# Why is there a hole in solid rocket engines?

I would like to find out why there is a straight hole down the middle in all solid rocket engine motors.

I thought it only makes sense in hybrid engines where pure oxygen needs to be blown down the tube.

And why isn't there a hole down the middle in model rocket engines?

• One other reason that isn't mentioned in any of the other answers here, but isn't necessarily large enough to warrant its own answer, is center of mass control. A SRB that burns from the bottom up will have its center of mass shift forwards as it burns. – TLW Nov 3 '15 at 22:52
• @TLW If you perhaps include that a 3D bore will also reduce residual grain loss, improve viscoelastic damping reducing resonant vibrations and might improve combustion stability, that should warrant writing a new answer IMHO. Tho, perhaps, that's a bit over the scope of this particular question. – TildalWave Nov 4 '15 at 0:09

A bore in the solid propellant grain increases exposed surface area and allows for a higher burn rate to increase thrust. There might be several grain geometries used, to meet launch vehicle's ascent profile needs through grain regression and with it control flow rate as the solid propellant core burns. From Wikipedia on Solid-fuel rocket - Grain geometry:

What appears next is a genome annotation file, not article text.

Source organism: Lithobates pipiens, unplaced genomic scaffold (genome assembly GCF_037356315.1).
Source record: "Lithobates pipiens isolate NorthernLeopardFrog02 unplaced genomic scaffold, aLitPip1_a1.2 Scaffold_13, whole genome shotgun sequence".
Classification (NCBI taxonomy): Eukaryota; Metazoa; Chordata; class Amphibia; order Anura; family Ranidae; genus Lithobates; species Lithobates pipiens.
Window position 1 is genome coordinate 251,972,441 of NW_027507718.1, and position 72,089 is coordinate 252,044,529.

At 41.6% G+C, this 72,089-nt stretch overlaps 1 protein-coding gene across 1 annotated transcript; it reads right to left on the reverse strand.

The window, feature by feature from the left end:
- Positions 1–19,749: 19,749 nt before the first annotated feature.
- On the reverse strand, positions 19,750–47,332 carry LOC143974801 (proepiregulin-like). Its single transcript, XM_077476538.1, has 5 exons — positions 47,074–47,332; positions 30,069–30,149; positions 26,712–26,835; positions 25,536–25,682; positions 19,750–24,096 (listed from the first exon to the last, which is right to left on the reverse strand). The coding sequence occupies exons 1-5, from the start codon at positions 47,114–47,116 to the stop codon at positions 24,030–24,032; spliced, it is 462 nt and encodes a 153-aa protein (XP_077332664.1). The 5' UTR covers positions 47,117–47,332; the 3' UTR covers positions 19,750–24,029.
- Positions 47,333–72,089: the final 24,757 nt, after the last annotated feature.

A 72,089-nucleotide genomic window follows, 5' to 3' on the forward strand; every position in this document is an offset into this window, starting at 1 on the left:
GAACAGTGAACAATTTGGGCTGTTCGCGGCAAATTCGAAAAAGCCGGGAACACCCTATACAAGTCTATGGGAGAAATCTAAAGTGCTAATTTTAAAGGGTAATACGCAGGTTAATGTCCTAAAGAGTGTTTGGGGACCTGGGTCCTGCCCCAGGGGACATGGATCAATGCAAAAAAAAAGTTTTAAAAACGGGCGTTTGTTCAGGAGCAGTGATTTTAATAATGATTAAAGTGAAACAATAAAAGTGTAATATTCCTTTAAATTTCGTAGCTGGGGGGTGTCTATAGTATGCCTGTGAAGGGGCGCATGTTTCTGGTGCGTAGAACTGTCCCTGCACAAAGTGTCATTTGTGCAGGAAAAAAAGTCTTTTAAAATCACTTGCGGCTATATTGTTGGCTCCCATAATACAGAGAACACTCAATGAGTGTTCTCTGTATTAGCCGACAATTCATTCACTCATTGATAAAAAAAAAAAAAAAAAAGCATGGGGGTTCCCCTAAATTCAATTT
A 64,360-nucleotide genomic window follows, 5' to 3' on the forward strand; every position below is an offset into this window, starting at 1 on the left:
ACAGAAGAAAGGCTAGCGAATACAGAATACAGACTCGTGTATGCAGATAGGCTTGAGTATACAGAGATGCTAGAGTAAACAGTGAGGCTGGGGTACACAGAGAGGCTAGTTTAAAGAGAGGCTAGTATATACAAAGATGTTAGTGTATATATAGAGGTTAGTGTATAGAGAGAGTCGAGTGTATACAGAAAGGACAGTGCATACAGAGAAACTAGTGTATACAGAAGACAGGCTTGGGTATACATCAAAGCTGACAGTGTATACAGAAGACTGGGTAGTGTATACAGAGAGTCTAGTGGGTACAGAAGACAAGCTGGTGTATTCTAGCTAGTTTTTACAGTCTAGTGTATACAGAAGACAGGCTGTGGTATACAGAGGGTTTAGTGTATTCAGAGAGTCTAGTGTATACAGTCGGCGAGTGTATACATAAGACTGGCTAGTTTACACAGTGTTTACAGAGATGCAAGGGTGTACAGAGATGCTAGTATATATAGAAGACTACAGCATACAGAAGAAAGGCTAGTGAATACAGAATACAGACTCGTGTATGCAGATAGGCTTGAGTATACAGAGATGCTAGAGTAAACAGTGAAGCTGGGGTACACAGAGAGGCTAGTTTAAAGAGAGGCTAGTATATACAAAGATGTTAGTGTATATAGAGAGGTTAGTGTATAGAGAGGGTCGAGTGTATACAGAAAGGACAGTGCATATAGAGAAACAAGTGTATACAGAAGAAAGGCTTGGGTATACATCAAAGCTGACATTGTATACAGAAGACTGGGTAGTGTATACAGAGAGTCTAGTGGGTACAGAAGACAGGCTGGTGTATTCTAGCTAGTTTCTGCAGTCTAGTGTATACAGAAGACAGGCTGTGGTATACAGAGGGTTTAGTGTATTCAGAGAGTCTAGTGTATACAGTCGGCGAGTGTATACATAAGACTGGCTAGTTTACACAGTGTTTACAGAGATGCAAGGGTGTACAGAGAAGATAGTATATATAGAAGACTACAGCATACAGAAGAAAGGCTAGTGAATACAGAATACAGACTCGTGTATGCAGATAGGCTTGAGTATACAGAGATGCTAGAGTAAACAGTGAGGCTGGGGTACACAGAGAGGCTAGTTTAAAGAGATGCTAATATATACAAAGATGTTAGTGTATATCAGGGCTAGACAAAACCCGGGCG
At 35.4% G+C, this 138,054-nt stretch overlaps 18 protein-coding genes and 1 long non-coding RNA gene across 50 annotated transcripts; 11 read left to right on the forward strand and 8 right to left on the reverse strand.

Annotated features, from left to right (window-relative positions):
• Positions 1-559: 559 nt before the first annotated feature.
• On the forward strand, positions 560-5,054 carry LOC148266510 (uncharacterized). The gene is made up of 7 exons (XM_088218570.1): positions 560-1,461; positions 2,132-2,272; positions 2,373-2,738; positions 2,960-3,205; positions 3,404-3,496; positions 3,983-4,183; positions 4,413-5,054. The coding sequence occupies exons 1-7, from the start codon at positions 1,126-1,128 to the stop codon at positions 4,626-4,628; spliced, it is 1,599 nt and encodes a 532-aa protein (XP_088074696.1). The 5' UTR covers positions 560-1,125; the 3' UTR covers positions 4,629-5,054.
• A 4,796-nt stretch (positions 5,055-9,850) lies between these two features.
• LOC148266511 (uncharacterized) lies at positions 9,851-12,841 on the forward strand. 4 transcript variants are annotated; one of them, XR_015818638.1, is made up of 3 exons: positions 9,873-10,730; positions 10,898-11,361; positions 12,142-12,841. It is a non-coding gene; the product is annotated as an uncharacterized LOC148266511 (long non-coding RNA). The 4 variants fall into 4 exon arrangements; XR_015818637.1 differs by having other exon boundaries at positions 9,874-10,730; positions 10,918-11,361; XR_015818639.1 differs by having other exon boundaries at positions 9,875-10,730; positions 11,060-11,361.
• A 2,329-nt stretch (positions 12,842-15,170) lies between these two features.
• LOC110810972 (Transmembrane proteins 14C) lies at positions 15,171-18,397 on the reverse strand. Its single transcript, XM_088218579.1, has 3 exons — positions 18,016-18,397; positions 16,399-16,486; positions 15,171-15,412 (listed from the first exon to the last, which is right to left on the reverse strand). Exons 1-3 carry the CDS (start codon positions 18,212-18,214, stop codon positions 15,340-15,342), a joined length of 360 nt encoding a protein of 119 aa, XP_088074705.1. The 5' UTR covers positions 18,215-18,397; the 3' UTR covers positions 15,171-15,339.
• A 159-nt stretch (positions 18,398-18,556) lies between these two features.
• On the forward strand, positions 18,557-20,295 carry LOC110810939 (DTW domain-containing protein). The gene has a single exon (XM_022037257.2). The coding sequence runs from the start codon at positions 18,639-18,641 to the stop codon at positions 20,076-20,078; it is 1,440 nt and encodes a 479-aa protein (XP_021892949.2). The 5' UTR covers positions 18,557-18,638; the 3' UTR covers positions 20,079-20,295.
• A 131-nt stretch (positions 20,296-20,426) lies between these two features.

Solid rocket fuel deflagrates from the surface of exposed propellant in the combustion chamber. In this fashion, the geometry of the propellant inside the rocket motor plays an important role in the overall motor performance. As the surface of the propellant burns, the shape evolves (a subject of study in internal ballistics), most often changing the propellant surface area exposed to the combustion gases. The mass flow rate (kg/s) [and, therefore, pressure] of combustion gases generated is a function of the instantaneous surface area $A_s$, (m2), and linear burn rate $b_r$ (m/s):

$$\dot{m} = \rho \cdot A_s \cdot b_r$$

• $\dot{m}$ is here a mass flow rate in kg/s,
• $\rho$ is mass density of the fluid,
• $A_s$ instantaneous surface area and
• $b_r$ linear burn rate

Some of the grain geometries and their corresponding thrust curves might look like below examples:

Common solid propellant core cross-sections of grain geometries, including circular, finocyl and non-circular bores.

Other profiles in use are a C-slot (wedge cut out at the side of the core), Moon burner (off-center circular bore), and so on. Grain geometry can also use three-dimensional cross-sections, usually achieved by stacking two-dimensional cross-section bored core segments one atop the other. E.g. Ariane 5 SRBs (EAP P238 and P241) use such stacked segments to achieve a three-dimensional grain profile, but there are other launch vehicles that use that, too.